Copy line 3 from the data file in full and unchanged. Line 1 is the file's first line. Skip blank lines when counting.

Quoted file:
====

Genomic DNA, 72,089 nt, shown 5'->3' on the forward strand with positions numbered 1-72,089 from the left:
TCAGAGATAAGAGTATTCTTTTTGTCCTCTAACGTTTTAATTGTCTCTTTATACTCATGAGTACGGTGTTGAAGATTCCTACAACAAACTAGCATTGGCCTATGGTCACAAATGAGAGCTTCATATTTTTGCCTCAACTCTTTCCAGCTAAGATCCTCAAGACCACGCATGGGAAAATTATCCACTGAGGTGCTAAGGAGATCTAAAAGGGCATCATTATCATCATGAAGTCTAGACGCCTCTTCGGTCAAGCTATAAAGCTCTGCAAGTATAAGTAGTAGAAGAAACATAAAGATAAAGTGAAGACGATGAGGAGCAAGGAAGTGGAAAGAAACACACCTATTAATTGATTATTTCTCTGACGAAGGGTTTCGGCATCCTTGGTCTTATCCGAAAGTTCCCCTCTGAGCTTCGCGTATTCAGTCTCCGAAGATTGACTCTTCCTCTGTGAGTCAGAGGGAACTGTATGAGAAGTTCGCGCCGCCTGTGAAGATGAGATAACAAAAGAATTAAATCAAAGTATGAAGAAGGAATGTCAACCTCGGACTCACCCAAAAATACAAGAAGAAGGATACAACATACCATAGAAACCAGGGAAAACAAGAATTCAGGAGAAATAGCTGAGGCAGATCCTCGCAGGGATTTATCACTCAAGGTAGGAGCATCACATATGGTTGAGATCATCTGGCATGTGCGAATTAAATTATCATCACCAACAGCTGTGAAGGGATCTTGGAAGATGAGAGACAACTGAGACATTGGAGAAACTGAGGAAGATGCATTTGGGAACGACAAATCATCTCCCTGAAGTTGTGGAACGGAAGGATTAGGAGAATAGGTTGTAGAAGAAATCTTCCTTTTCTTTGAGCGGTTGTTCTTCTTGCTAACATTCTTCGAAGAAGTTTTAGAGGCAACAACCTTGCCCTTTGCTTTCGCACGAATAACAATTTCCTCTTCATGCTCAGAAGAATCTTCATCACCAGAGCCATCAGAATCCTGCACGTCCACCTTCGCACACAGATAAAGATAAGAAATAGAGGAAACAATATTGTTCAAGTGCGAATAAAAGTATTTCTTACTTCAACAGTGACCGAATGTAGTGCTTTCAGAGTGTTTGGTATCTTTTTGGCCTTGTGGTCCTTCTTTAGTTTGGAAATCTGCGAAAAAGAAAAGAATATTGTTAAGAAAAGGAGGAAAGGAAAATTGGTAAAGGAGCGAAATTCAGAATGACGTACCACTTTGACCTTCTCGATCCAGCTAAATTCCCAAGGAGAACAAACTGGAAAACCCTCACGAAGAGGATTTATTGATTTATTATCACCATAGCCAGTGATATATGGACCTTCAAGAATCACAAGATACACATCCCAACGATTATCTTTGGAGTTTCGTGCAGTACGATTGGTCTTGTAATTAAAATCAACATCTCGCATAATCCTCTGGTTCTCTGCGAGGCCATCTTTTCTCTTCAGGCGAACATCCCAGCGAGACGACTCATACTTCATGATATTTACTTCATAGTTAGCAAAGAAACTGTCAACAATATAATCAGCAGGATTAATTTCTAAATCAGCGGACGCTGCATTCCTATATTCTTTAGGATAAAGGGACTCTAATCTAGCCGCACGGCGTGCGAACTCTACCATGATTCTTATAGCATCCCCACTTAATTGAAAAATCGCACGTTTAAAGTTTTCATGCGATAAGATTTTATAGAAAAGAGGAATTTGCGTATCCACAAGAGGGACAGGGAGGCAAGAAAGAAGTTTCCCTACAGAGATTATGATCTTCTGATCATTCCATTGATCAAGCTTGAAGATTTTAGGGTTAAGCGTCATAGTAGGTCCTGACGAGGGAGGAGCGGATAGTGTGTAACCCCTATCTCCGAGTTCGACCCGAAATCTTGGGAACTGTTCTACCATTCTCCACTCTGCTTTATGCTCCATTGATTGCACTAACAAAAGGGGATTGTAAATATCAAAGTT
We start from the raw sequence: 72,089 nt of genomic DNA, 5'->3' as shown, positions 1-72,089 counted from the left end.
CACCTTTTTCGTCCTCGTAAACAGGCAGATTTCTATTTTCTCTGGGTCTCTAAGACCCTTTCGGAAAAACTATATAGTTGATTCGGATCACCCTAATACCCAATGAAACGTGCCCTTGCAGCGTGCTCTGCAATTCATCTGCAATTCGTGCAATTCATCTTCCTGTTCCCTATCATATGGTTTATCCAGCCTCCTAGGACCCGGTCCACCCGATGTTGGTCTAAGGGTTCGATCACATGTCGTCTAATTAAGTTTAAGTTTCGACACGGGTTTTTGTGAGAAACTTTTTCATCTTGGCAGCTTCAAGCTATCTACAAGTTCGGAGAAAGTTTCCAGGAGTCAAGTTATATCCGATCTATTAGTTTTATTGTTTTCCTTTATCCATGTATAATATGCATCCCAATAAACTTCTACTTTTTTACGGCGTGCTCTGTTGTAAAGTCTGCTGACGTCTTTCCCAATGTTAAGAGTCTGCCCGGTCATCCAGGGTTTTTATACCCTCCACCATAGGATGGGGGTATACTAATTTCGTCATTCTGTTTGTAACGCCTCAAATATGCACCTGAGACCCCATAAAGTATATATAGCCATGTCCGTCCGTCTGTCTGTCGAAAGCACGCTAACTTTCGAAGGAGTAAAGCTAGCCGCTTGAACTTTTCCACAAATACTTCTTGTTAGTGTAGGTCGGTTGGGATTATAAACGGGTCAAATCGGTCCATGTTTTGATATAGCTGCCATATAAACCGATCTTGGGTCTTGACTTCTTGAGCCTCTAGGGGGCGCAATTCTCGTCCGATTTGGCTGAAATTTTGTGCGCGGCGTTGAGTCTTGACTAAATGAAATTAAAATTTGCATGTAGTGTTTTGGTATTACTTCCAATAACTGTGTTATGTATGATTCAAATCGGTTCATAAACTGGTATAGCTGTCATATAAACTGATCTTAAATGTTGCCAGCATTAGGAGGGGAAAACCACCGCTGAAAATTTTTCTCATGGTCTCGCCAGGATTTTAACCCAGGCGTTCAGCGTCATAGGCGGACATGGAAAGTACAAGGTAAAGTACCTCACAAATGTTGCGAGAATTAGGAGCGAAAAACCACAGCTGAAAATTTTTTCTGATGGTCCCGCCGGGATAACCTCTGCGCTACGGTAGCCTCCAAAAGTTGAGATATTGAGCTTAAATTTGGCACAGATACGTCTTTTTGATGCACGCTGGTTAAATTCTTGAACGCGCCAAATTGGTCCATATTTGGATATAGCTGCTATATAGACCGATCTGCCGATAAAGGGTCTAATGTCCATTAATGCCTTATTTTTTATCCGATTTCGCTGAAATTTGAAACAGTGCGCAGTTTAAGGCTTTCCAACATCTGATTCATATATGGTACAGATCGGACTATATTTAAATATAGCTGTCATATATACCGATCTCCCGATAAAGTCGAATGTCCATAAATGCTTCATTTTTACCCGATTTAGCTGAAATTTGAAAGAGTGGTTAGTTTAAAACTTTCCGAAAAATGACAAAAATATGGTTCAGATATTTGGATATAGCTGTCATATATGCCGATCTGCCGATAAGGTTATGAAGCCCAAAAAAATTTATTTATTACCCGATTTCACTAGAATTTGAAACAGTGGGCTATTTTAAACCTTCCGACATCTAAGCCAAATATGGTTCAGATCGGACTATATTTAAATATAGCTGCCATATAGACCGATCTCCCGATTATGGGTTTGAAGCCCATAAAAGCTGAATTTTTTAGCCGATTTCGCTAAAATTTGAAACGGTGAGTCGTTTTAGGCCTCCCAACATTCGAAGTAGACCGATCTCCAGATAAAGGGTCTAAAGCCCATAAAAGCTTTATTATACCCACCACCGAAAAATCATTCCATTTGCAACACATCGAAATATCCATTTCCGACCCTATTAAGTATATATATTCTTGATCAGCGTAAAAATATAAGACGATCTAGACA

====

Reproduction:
We start from the raw sequence: 72,089 nt of genomic DNA, 5'->3' as shown, positions 1-72,089 counted from the left end.